For my free book on parenting, Working, Mothering, and other “Minor” Dilemmas (published 1984), send $3 for postage to Another Way Media, Box 363, Singers Glen, Va. 22850. Or send comments to anotherwaymedia@yahoo.com.

Another Way is a column by Melodie Davis, in syndication since 1987. Another Way columns are posted at FindingHarmonyBlog.com a week after newspaper publication.  

 

 

 

 

 

How to Beat or Control Mexican Bean Beetles

How to Beat or Maybe Just Manage Mexican Bean Beetles

I have been dealing with Mexican Bean Beetles since before I knew what they were called, with varying degrees of failure. Never completely successful, at least not yet. I’ve been battling them at least 15 years, but, it is important to note, not all 40 years of my adult gardening and bean raising life.

We moved ten years ago this month and while we certainly had bean beetles in our earlier garden, I know there were many years when we had zero or very few of these destructive and prolific pests. Early on, if I had had them to the degree we’ve had them the last few years, I think I would have given up raising green beans (like I’ve given up trying to raise broccoli, due to the worms they get). Why some people can garden for years without any bean bettles or few, is beyond me. According to my research online, these bean beetles are more and more ubiquitous.

But this year, I have had the first success in keeping them more at bay, and I hope it is worth reporting here and sharing for all you fellow bean beetle sufferers. Stay tuned.

The adults looks like this.

The maturing larvae look like this.

The baby eggs look like this.

I hate all of them, especially when there are a bunch of the larvae on one bean leaf that make me absolutely “grively.” As below:

If you don’t know what grively means, it is a family word which means seeing something, usually in a pattern and something yucky that makes me turn away, shut my eyes, grit my teeth and shudder. They are so so gross! (I could barely stand to post the above photos… but I’m doing it for ya’ll.)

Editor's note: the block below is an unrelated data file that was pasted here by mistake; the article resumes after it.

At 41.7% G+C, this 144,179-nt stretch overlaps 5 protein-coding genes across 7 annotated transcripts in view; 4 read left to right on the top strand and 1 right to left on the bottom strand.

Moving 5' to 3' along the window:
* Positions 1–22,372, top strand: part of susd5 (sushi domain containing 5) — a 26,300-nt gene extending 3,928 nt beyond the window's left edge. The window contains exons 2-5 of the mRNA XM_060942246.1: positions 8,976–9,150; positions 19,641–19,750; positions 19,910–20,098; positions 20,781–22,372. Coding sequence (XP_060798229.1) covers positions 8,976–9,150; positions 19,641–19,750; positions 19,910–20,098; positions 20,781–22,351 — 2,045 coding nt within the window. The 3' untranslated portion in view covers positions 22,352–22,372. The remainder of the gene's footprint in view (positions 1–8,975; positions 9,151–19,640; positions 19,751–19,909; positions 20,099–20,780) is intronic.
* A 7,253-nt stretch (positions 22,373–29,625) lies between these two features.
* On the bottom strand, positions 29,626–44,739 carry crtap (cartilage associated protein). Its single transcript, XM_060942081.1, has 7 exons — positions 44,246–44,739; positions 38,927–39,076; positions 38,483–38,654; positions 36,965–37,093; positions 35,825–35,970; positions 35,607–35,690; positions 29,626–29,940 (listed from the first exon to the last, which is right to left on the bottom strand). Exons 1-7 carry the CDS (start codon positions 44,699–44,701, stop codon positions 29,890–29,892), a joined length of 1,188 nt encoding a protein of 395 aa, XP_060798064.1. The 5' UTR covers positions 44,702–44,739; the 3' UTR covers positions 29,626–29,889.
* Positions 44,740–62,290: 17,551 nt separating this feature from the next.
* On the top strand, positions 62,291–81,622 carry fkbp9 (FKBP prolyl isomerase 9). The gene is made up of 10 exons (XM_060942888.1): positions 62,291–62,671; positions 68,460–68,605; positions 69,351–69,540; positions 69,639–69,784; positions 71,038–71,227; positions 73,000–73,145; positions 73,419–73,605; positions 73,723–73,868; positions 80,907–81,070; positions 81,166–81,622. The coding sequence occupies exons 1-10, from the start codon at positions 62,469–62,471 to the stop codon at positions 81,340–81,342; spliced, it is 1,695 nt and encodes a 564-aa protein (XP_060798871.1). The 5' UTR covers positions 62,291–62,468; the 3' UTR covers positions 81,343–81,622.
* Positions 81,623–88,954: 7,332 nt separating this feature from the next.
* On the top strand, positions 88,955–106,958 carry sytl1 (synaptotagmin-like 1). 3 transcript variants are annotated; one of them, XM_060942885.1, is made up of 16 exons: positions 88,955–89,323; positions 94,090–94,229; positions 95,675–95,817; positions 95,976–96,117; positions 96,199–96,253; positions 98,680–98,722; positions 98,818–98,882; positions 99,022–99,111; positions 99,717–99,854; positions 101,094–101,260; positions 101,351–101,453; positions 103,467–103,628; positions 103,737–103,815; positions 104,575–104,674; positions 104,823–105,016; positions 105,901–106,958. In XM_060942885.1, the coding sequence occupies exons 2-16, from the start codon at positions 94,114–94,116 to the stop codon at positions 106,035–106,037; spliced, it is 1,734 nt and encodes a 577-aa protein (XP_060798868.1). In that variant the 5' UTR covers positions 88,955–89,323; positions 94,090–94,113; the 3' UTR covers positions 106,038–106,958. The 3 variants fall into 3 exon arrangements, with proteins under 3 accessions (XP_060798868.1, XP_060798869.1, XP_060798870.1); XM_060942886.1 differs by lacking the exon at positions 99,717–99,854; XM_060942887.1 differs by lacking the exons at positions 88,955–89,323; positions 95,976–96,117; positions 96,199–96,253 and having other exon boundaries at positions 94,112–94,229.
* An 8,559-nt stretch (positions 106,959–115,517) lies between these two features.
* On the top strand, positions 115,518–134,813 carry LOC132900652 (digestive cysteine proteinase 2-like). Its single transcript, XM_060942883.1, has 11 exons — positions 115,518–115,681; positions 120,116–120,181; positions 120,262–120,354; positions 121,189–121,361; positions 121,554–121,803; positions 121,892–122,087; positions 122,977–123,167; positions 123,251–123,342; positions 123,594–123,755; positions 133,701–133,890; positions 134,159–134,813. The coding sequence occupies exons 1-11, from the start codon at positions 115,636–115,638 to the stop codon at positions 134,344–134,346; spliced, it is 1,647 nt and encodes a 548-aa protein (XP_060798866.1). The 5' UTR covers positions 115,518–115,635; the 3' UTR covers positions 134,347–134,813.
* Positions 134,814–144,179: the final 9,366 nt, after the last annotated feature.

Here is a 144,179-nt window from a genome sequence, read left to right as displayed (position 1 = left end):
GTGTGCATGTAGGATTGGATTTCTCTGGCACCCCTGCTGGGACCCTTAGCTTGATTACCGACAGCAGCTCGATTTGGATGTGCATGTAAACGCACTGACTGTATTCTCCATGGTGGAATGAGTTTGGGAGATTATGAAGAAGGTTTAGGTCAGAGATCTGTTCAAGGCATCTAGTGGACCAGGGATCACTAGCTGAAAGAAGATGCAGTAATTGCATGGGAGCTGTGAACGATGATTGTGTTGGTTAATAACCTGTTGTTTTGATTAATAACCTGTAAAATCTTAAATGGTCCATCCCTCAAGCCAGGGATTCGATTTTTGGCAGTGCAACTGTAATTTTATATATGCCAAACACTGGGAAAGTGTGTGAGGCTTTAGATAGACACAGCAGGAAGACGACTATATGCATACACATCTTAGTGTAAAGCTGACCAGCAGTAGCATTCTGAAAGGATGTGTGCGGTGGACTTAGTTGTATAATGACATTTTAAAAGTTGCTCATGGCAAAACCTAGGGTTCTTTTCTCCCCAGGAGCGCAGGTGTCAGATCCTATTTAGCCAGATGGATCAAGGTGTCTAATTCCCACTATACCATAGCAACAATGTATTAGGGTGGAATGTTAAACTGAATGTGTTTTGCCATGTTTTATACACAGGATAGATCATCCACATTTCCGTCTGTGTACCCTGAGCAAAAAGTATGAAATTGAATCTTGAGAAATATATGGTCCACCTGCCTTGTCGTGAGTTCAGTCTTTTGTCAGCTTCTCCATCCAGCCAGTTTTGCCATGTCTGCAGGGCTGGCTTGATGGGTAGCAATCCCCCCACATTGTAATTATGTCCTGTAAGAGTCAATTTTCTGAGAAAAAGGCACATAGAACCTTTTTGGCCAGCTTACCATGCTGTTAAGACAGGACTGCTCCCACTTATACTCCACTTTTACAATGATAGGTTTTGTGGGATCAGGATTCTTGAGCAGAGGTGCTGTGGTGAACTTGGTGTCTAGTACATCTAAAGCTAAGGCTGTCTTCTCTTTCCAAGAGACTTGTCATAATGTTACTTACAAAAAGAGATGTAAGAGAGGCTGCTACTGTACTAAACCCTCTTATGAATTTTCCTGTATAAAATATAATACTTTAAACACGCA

While my husband and I are not organic gardeners, we only use pesticides when absolutely necessary. In the early days 20-25 years ago, I did use some bean powder; maybe that’s what controlled them at that stage. But in recent years, our control method is simply picking off bugs and letting them drown (happily!) in a mixture of bleach and water (2/3 bleach, 1/3 water).

I have tried homemade mixes which included dish soap, rubbing alcohol, and mouthwash. Don’t try this at home. I REPEAT, DO NOT USE THIS HOMEMADE mixture. It killed my bean plants, totally dried them out.

Generally, when the plants get riddled from the bean beetles chomping away at them to the point they are no longer producing, I pull up all the plants, stuff them in garbage bags, and stomp (repeatedly) the soil where they stood, in order to kill the remaining larvae. I understand that the adult beetles overwinter in dirt and wood. Mother Earth News describes their life cycle here, and Weekendgardener shows the various stages here.

SOoooo given all of this, and having already handpicked likely 10,000-20,000 (counting dozens of eggs on leaves which I just smoosh in one fell crush) in my life so far, I was happy to read about Wade bush beans, which were said to be somewhat resistant to Mexican Bean Beetles. I bought 4 ounces of seeds and they are expensive, but the things I noticed were: